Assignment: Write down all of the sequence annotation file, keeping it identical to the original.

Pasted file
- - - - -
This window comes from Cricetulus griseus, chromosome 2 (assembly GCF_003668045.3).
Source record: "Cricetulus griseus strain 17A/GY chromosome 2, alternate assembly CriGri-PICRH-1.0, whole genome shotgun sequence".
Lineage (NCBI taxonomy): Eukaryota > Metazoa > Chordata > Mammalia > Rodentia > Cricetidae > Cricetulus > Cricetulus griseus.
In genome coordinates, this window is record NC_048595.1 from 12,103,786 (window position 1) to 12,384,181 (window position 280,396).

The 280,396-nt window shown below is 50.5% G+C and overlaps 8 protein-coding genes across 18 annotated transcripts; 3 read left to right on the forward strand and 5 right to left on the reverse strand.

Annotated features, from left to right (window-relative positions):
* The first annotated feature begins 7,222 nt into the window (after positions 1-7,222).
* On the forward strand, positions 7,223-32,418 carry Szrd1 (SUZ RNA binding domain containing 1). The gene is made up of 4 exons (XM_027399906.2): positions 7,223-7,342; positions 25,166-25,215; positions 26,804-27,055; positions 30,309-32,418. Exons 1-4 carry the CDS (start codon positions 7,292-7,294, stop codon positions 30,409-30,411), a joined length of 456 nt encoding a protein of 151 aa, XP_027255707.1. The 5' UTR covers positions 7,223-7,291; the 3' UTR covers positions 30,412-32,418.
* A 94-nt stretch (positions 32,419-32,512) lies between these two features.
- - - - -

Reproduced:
This window comes from Cricetulus griseus, chromosome 2 (assembly GCF_003668045.3).
Source record: "Cricetulus griseus strain 17A/GY chromosome 2, alternate assembly CriGri-PICRH-1.0, whole genome shotgun sequence".
Lineage (NCBI taxonomy): Eukaryota > Metazoa > Chordata > Mammalia > Rodentia > Cricetidae > Cricetulus > Cricetulus griseus.
In genome coordinates, this window is record NC_048595.1 from 12,103,786 (window position 1) to 12,384,181 (window position 280,396).

The 280,396-nt window shown below is 50.5% G+C and overlaps 8 protein-coding genes across 18 annotated transcripts; 3 read left to right on the forward strand and 5 right to left on the reverse strand.

Annotated features, from left to right (window-relative positions):
* The first annotated feature begins 7,222 nt into the window (after positions 1-7,222).
* On the forward strand, positions 7,223-32,418 carry Szrd1 (SUZ RNA binding domain containing 1). The gene is made up of 4 exons (XM_027399906.2): positions 7,223-7,342; positions 25,166-25,215; positions 26,804-27,055; positions 30,309-32,418. Exons 1-4 carry the CDS (start codon positions 7,292-7,294, stop codon positions 30,409-30,411), a joined length of 456 nt encoding a protein of 151 aa, XP_027255707.1. The 5' UTR covers positions 7,223-7,291; the 3' UTR covers positions 30,412-32,418.
* A 94-nt stretch (positions 32,419-32,512) lies between these two features.